The government, pharmaceutical industry, and national medical organisations need to work together to look at the harms and benefits of long-term use of cognitive-enhancing drugs by healthy individuals, say neuroscientists Professor Barbara Sahakian and Dr Sharon Morein-Zamir from the University of Cambridge in the UK, writing in a Personal View in The Lancet Psychiatry journal.
There is growing “lifestyle use” of cognitive-enhancing drugs – such as methylphenidate (marketed as Ritalin) and modafinil (marketed as Provigil) – by healthy individuals to improve concentration, memory, and other aspects of cognitive performance. But very little is known about the long-term effects of this non-medical use, say the authors. “We simply do not know enough about how many healthy people are using cognitive-enhancing drugs, in what ways and why,”, explains Professor Sahakian.
What evidence there is suggests that healthy individuals use cognitive-enhancing drugs to gain a competitive edge at school, university, or work, and for maintaining attention and performance when sleep derived or jet lagged. Most research has focused on student use in the USA with estimates varying between 5% and 35%. Worryingly, say the authors, this might only be the tip of the iceberg and is unlikely to be representative of usage in professional or older populations.
A wide range of pharmaceutical substances from psychotropic medications to nicotine and caffeine are used by patients and healthy individuals to alter, improve, and enhance mental functioning. Most cognitive enhancers, such as modafinil and donepezil, have been developed by the pharmaceutical industry to treat the effects of impaired cognition in conditions such as Alzheimer’s disease, attention deficit hyperactivity disorder (ADHD), and schizophrenia. For example, even after the remission of psychosis in schizophrenia, full functional recovery (eg, returning to work and independent living) is limited by debilitating cognitive symptoms.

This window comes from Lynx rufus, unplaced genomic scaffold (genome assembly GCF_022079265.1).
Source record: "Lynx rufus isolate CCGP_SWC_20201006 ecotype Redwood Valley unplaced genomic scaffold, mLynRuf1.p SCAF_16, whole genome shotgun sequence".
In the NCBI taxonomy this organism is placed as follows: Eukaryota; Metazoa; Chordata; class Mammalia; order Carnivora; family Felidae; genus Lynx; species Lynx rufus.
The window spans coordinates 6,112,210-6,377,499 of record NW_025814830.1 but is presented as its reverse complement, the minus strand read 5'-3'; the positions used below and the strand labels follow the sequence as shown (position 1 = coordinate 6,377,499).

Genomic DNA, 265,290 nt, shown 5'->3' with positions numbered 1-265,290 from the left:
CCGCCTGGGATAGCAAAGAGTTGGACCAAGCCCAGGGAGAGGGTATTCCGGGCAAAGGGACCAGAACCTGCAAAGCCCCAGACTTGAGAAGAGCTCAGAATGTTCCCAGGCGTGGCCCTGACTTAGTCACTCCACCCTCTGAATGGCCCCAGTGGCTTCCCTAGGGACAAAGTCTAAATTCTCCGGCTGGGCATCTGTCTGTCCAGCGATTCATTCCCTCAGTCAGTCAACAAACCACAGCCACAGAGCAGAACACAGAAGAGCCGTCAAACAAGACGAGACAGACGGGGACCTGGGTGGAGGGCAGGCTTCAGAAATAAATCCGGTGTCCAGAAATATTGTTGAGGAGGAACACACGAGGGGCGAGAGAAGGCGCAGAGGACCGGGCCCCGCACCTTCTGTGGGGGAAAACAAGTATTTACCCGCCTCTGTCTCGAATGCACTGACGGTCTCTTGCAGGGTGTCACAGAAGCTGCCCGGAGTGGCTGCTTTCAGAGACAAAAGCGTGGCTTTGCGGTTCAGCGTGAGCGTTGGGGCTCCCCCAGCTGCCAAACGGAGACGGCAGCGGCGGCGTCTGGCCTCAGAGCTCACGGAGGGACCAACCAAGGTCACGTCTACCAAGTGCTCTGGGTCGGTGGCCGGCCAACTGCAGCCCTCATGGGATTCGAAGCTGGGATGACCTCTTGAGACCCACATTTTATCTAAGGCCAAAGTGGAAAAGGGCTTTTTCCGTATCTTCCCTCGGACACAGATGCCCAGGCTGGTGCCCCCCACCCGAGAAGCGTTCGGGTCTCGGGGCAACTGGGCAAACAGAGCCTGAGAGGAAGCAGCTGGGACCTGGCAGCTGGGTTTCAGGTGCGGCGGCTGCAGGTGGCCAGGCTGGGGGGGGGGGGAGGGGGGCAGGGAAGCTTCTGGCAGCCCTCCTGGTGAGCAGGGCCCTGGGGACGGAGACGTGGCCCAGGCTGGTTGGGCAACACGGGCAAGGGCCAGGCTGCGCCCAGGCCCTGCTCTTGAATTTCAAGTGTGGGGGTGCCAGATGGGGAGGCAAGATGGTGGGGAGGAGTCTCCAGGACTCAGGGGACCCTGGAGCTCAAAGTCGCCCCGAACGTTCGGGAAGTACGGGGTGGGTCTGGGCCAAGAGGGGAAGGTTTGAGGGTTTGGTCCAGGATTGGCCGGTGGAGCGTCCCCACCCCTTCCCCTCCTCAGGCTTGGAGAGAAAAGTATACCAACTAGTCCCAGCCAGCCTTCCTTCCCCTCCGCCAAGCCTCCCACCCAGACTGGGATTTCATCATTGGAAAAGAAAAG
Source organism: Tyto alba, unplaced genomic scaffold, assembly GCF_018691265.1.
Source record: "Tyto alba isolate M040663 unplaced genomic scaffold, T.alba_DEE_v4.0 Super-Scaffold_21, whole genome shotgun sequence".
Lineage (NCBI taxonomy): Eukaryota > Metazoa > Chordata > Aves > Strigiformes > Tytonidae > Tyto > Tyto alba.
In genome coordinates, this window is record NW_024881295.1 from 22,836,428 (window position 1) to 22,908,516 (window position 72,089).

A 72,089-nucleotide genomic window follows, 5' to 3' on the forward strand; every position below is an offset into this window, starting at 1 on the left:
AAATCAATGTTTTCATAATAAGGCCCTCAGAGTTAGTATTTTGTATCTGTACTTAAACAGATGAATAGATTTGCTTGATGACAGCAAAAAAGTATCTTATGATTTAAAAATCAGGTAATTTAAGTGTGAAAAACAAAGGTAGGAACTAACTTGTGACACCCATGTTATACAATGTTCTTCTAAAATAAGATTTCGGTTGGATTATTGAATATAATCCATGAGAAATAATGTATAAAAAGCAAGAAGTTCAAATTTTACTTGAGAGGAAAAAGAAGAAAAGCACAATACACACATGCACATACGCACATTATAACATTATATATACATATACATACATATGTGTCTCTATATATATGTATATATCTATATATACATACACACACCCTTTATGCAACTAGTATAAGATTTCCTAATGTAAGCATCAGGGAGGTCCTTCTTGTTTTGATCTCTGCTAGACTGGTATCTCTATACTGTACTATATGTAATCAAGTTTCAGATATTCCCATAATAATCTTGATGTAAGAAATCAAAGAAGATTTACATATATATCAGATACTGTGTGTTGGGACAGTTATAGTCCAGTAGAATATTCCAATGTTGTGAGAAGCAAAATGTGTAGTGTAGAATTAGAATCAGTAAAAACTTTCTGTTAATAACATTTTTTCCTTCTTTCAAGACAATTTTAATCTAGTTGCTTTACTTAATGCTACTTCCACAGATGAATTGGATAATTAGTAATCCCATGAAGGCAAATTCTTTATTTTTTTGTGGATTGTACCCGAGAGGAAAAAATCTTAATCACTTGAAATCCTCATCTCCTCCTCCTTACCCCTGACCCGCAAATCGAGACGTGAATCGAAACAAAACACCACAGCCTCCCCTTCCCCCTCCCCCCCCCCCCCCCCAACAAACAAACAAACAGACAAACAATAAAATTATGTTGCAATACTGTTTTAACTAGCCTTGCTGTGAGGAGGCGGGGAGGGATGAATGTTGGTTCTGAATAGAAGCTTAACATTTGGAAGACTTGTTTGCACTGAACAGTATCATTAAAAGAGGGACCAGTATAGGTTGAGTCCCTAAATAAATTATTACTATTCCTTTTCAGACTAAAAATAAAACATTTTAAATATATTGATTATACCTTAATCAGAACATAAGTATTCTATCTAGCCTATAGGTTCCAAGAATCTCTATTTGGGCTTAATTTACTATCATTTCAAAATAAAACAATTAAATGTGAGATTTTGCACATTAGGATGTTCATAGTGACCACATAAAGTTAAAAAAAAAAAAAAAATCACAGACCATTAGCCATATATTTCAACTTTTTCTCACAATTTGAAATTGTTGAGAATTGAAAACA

But non-medical use raises a host of safety and ethical concerns including side effects and potential abuse, particularly from sourcing on the internet. “Present cognitive-enhancing drugs have wide ranging effects and side effects and are not predictable. We also know next to nothing about their long-terms effects in healthy people”, says Dr Morein-Zamir.
The authors believe that the use and number of cognitive-enhancing drugs is likely to grow substantially and call on funders and policy-makers to prioritise research into the potential advantages and dangers of their use in healthy individuals, saying that, “reliable evidence is crucial for a balanced view on the risks and benefits of these drugs and to set out clear regulatory guidelines for their use.”
Cognitive-enhancing drugs are often viewed as a single class despite having distinct pharmacological mechanisms, effects, and legal status. Therefore, a case-by-case discussion of regulation is needed, say the authors, considering the potential for physical and psychological dependence as well as social harms.
According to Professor Sahakian and Dr Morein-Zamir, while there is “great merit” in the development of new more effective and safer cognitive enhancers, the growing off-label use of drugs such as Ritalin (methylphenidate; prescribed for ADHD) and Provigil (modafinil; prescribed for sleep disorders) demands that clear information and guidelines about their benefits, risks, and safety be made available to all health-care professional by national medical organisations.